For adults with weakened immune systems and very small children, a two-dose combination may be needed for protection. FDA scientists and vaccine companies would study vaccination, infection rates and other data to decide who should receive a single shot versus a two-dose series.

FDA will also ask its panel to vote on whether all vaccines should target the same strains. That step would be needed to make the shots interchangeable, doing away with the current complicated system of primary vaccinations and boosters.

The initial shots from Pfizer and Moderna — called the primary series — target the strain of the virus that first emerged in 2020 and quickly swept across the world. The updated boosters launched last fall were also tweaked to target omicron relatives that had been dominant.

Under FDA’s proposal, the agency, independent experts and manufacturers would decide annually on which strains to target by the early summer, allowing several months to produce and launch updated shots before the fall. That’s roughly the same approach long used to select the strains for the annual flu shot.

Ultimately, FDA officials say moving to an annual schedule would make it easier to promote future vaccination campaigns, which could ultimately boost vaccination rates nationwide.

The original two-dose COVID shots have offered strong protection against severe disease and death no matter the variant, but protection against mild infection wanes. Experts continue to debate whether the latest round of boosters significantly enhanced protection, particularly for younger, healthy Americans.

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White House reveals winter COVID-19 plans, more free tests

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White House COVID-19 Response Coordinator Ashish Jha speaks during the daily briefing at the White House in Washington, Thursday, Dec. 15, 2022. (AP Photo/Susan Walsh)

WASHINGTON (AP) — The Biden administration is once more making some free COVID-19 tests available to all U.S. households as it releases its contingency plans with coronavirus cases ticking upward this winter.

After a three-month hiatus, the administration is making four rapid virus tests available per household through covidtests.gov starting Thursday. COVID-19 cases have shown a marked increase after the Thanksgiving holiday, and further increases are projected from indoor gathering and travel around Christmas and New Year’s.

Cases are up across 90% of the country, White House COVID-19 coordinator Dr. Ashish Jha said Thursday during a briefing. Deaths and hospitalizations are also on the rise, with nearly 3,000 deaths reported last week. Most of those have been concentrated in people age 65 and older, Jha said.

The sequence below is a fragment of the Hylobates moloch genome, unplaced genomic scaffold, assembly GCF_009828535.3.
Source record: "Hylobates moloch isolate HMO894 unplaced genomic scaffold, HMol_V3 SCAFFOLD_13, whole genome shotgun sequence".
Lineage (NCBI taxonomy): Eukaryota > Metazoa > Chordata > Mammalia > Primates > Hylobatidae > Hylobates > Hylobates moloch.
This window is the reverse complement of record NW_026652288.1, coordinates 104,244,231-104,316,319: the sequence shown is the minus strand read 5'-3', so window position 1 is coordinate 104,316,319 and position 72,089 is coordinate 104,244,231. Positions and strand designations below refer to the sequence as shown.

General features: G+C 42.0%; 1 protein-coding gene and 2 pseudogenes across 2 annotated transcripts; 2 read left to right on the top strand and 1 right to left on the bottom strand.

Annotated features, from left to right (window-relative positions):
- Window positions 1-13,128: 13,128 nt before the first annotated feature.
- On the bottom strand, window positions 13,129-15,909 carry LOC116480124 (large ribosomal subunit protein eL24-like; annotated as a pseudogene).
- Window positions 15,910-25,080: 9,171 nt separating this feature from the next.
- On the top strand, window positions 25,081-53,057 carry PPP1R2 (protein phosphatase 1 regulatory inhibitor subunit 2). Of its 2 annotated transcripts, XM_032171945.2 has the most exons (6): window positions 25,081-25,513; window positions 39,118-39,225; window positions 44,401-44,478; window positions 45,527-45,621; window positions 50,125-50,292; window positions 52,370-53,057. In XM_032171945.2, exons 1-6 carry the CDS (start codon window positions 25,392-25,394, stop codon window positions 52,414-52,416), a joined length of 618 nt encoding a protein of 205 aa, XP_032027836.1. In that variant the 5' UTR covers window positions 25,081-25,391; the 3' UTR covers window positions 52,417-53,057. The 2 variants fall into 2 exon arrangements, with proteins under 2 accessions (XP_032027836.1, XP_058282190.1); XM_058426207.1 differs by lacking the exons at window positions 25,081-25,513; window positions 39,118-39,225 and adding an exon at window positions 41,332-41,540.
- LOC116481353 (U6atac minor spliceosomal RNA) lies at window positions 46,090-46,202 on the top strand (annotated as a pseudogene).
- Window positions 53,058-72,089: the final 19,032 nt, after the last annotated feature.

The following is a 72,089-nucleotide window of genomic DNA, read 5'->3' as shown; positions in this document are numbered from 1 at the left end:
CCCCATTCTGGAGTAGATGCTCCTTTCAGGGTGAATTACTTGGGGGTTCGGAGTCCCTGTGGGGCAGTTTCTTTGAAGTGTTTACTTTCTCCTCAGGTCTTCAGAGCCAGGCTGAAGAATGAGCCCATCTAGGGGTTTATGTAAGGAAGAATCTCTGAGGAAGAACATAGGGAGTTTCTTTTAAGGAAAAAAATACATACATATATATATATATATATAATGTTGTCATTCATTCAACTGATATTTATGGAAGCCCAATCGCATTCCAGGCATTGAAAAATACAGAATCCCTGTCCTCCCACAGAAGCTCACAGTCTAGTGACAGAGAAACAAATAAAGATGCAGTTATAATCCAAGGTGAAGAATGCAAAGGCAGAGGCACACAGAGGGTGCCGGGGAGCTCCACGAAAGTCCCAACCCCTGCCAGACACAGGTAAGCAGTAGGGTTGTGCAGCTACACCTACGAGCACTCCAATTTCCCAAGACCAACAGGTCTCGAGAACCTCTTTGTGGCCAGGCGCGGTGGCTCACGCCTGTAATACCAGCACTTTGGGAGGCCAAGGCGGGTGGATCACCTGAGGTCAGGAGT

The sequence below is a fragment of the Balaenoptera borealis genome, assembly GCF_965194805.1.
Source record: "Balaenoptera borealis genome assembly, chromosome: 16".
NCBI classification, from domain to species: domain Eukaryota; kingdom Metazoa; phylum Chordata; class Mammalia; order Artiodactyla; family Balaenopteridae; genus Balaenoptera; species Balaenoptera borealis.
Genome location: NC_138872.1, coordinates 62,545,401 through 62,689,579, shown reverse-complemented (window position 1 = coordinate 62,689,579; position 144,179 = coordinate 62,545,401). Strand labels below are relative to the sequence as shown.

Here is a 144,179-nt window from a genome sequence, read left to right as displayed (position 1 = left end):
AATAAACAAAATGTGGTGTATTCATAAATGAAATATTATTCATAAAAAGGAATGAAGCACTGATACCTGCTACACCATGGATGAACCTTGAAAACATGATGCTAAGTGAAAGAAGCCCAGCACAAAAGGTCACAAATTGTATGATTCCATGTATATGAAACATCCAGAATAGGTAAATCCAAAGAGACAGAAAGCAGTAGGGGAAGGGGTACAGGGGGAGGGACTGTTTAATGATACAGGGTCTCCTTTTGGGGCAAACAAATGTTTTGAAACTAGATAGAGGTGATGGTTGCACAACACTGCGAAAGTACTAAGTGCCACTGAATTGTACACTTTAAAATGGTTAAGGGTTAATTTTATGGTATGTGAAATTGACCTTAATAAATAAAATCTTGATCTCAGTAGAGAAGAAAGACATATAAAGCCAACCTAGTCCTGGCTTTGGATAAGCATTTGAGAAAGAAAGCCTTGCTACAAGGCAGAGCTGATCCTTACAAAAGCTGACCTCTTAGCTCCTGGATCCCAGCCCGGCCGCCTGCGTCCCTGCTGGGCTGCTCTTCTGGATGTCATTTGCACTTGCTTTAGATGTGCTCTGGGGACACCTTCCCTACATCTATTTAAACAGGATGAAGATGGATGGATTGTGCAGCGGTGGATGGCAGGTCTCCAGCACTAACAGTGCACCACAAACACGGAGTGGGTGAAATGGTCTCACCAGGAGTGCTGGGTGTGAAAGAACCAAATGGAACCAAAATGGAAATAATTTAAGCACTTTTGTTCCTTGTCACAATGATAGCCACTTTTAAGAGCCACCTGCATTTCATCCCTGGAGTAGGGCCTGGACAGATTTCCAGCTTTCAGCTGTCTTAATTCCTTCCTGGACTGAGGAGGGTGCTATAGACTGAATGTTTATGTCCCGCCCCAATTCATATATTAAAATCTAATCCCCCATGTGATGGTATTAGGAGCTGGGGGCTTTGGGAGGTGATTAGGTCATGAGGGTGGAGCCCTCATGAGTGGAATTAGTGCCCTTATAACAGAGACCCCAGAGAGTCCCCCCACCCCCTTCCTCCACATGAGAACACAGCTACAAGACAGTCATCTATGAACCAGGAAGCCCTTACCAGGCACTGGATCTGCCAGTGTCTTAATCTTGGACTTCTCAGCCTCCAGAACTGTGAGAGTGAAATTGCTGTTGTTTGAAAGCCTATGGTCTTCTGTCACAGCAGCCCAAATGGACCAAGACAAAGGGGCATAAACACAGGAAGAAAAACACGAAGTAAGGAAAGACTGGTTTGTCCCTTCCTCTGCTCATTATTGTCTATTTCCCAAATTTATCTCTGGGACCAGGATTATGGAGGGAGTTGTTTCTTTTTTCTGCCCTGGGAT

“We don’t want this winter to look like last winter or the winter before,” Jha said.

As cases begin to rise again, much of the United States is also dealing with other respiratory viruses heading into this winter with an influx of flu and RSV, or respiratory syncytial virus. Jha told reporters he is confident that the worst of RSV — which hit young children particularly hard — is over, but that flu cases are only just spiking.

The administration is putting personnel and equipment on standby should they be needed to help overwhelmed hospitals and nursing homes, as was necessary in earlier waves of the coronavirus. So far, there have been no requests for assistance, but surge teams, ventilators and personal protective equipment are ready, the White House said.

The administration is also urging states and local governments to do more to encourage people to get the updated bivalent COVID-19 vaccines, which scientists say are more effective at protecting against serious illness and death from the currently circulating variants. The administration is reiterating best practices to nursing homes and long-term care facilities for virus prevention and treatment and is urging administrators as well as governments to encourage vulnerable populations to get the new shots. Less than half of all nursing home residents have received the latest booster shot, Jha said.

The planning comes as the administration has struggled to persuade most Americans to get the updated boosters as cases and deaths have declined from pandemic highs and most people have embraced a return to most of their pre-pandemic activities. Less than 14% of people in the U.S. older than have gotten the most recent booster.

The White House said the new tests would come from the national stockpile, which still has reserves even after the administration shut off the at-home testing program in September, citing a lack of money from Congress. The administration is still asking Congress for billions more dollars for the virus response.

The pause on free at-home testing program this summer allowed the administration to save some free at-home tests for the surge in cases this winter, Jha said.